Some people practise yoga or go walking as a form of relaxation and a time to focus on some things other than work; others find a bubble bath and a glass of wine at the end of a long day gives them time to switch off. Finding something that works for you is important and making time to listen to your body and take a moment to pause is essential to make sure your body and mind have the time to rest and rejuvenate.

Remember that mindfulness is about taking a moment to be aware and engaged with your body and mind. Make sure you actively practise self-care by listening to your needs and not allowing them to become drowned out by the hustle and bustle of everyday life.

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Mindfulness

Mindfulness is a way of paying attention to the present moment, using techniques like meditation, breathing and yoga. It helps us become more aware of our thoughts and feelings so that instead of being overwhelmed by them, we are able to manage them better.

The focus on mindfulness in business has grown exponentially as organisations recognise that rapid changes in technology, the marketplace and the global playing field have caused chaos and uncertainty. These realities create stressful conditions for the people within the organisations and thus calls for a change.

Practising mindfulness can give people more insight into their emotions, boost their attention and concentration and improve relationships. It’s proven to help with stress, anxiety, depression and addictive behaviours, and can even have a positive effect on physical problems like hypertension, heart disease and chronic pain.

How you can be mindful

Reminding yourself to take notice of your thoughts, feelings, body sensations and the world around you is the first step to mindfulness.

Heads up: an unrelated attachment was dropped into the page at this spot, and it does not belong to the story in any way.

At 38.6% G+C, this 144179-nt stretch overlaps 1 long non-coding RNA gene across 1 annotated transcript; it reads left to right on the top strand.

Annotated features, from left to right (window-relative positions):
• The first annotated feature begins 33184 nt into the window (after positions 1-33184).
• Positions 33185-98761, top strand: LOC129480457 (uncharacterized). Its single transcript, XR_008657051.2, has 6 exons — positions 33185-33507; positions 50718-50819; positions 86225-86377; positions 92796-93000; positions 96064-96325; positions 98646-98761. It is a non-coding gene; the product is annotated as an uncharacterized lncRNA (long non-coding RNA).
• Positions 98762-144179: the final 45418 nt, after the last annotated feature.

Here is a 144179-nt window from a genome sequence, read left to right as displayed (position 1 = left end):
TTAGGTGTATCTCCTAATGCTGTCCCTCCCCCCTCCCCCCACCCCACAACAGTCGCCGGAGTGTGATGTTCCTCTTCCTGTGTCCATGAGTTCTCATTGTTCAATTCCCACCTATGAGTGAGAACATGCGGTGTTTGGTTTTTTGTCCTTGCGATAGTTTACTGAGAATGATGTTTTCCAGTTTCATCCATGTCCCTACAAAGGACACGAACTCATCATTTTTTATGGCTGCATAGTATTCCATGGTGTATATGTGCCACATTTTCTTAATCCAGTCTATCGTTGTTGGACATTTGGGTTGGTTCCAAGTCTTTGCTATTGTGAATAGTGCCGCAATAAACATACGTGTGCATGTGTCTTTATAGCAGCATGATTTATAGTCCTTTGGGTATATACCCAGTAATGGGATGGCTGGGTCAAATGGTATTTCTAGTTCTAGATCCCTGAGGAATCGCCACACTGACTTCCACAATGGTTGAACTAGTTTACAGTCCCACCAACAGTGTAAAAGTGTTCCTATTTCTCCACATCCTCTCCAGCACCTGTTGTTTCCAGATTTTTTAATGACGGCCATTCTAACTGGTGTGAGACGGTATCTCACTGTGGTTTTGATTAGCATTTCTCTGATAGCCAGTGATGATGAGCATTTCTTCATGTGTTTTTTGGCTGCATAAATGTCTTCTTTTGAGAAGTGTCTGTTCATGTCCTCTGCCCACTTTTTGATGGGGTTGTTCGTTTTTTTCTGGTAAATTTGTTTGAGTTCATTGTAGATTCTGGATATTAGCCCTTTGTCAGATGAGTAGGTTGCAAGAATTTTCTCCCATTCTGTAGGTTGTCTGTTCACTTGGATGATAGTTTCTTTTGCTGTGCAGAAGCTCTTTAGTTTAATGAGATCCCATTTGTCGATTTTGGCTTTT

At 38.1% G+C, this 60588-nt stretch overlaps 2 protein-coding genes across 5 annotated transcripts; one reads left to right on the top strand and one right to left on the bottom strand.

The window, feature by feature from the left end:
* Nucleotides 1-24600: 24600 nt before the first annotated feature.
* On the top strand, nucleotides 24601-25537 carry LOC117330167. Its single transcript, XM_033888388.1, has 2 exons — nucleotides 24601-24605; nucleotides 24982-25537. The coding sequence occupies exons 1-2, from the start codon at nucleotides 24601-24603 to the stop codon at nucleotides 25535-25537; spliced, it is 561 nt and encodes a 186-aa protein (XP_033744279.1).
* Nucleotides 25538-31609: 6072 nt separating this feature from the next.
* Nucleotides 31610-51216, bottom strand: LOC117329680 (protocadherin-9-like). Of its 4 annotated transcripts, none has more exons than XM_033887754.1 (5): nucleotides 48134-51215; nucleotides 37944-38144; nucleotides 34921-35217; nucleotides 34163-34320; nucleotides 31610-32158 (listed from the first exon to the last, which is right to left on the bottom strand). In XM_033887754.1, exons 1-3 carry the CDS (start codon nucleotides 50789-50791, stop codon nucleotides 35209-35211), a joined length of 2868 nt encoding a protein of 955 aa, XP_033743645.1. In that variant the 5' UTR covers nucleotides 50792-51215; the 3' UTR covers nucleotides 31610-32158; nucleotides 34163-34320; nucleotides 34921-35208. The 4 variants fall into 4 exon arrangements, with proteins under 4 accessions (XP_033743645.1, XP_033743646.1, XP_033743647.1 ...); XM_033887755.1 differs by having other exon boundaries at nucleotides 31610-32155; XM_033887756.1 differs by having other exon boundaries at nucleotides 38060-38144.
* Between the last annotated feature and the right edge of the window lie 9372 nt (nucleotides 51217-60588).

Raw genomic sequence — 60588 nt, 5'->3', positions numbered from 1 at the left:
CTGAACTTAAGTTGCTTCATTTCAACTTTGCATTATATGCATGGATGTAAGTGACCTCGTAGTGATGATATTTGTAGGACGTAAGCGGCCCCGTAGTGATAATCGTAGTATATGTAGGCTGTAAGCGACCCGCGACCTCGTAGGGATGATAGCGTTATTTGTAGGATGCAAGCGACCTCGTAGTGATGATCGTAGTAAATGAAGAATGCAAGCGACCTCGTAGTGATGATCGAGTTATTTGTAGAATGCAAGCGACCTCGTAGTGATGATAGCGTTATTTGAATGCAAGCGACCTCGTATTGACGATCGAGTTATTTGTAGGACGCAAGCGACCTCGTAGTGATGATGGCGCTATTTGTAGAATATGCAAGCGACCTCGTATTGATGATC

As we go about our daily lives we can almost sometimes go into an ‘autopilot’ mode which causes us to block out all kinds of things that are going off around us, everyday things like the food we have, the sound of the birds singing or even just the feel of the breeze moving around us. Taking the time to notice these seemly small observations can have a huge impact and knock us out of autopilot and give us a new perspective on life.

It can be helpful to pick a time – the morning journey to work or a walk at lunchtime – during which you decide to be aware of the sensations created by the world around you. Trying new things, such as sitting in a different seat in meetings or going somewhere new for lunch, can also help you notice the world in a new way.

Also, take notice of all the different things that goes off in your mind. Take a step back and watch them go round in your head, imagine they’re like leaves swirling round on the ground when it’s windy. There is no need to try to change the thoughts, or argue with them, or judge them: just observe. This takes practice. It’s about putting the mind in a different mode, in which we see each thought as simply another mental event and not an objective reality that has control over us.

You can practise this anywhere, but it can be especially helpful to take a mindful approach if you realise that, for several minutes, you have been “trapped” in reliving past problems or “pre-living” future worries.

As well as practising mindfulness in daily life, it can be helpful to set aside time for a more formal mindfulness practice.

There are several practices that can help create a new awareness of body sensations, thoughts and feelings. The most commonly known are:

  • Meditation – where participants sit silently and pay attention to the sensations of breathing or other regions of the body, bringing the attention back whenever the mind wanders.
  • Yoga – where participants often move through a series of postures that stretch and flex the body, with emphasis on awareness of the breath.
  • Tai-chi – where participants perform a series of slow movements, with emphasis on awareness of breathing.